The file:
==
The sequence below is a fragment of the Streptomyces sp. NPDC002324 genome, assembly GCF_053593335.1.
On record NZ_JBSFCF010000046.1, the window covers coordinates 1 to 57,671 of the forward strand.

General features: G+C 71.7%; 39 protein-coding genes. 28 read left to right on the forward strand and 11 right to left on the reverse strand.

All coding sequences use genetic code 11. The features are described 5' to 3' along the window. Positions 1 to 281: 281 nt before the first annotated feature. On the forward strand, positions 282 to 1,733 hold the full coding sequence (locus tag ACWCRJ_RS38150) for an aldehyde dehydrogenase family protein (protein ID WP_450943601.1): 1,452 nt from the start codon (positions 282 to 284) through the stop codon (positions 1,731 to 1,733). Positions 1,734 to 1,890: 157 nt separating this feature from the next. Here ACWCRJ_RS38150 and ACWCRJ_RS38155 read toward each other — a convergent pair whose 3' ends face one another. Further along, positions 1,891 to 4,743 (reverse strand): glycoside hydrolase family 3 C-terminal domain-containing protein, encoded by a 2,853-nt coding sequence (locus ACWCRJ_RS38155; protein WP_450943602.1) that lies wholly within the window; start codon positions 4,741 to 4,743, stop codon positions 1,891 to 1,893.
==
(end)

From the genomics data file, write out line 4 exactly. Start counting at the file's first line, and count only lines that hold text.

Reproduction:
All coding sequences use genetic code 11. The features are described 5' to 3' along the window. Positions 1 to 281: 281 nt before the first annotated feature. On the forward strand, positions 282 to 1,733 hold the full coding sequence (locus tag ACWCRJ_RS38150) for an aldehyde dehydrogenase family protein (protein ID WP_450943601.1): 1,452 nt from the start codon (positions 282 to 284) through the stop codon (positions 1,731 to 1,733). Positions 1,734 to 1,890: 157 nt separating this feature from the next. Here ACWCRJ_RS38150 and ACWCRJ_RS38155 read toward each other — a convergent pair whose 3' ends face one another. Further along, positions 1,891 to 4,743 (reverse strand): glycoside hydrolase family 3 C-terminal domain-containing protein, encoded by a 2,853-nt coding sequence (locus ACWCRJ_RS38155; protein WP_450943602.1) that lies wholly within the window; start codon positions 4,741 to 4,743, stop codon positions 1,891 to 1,893.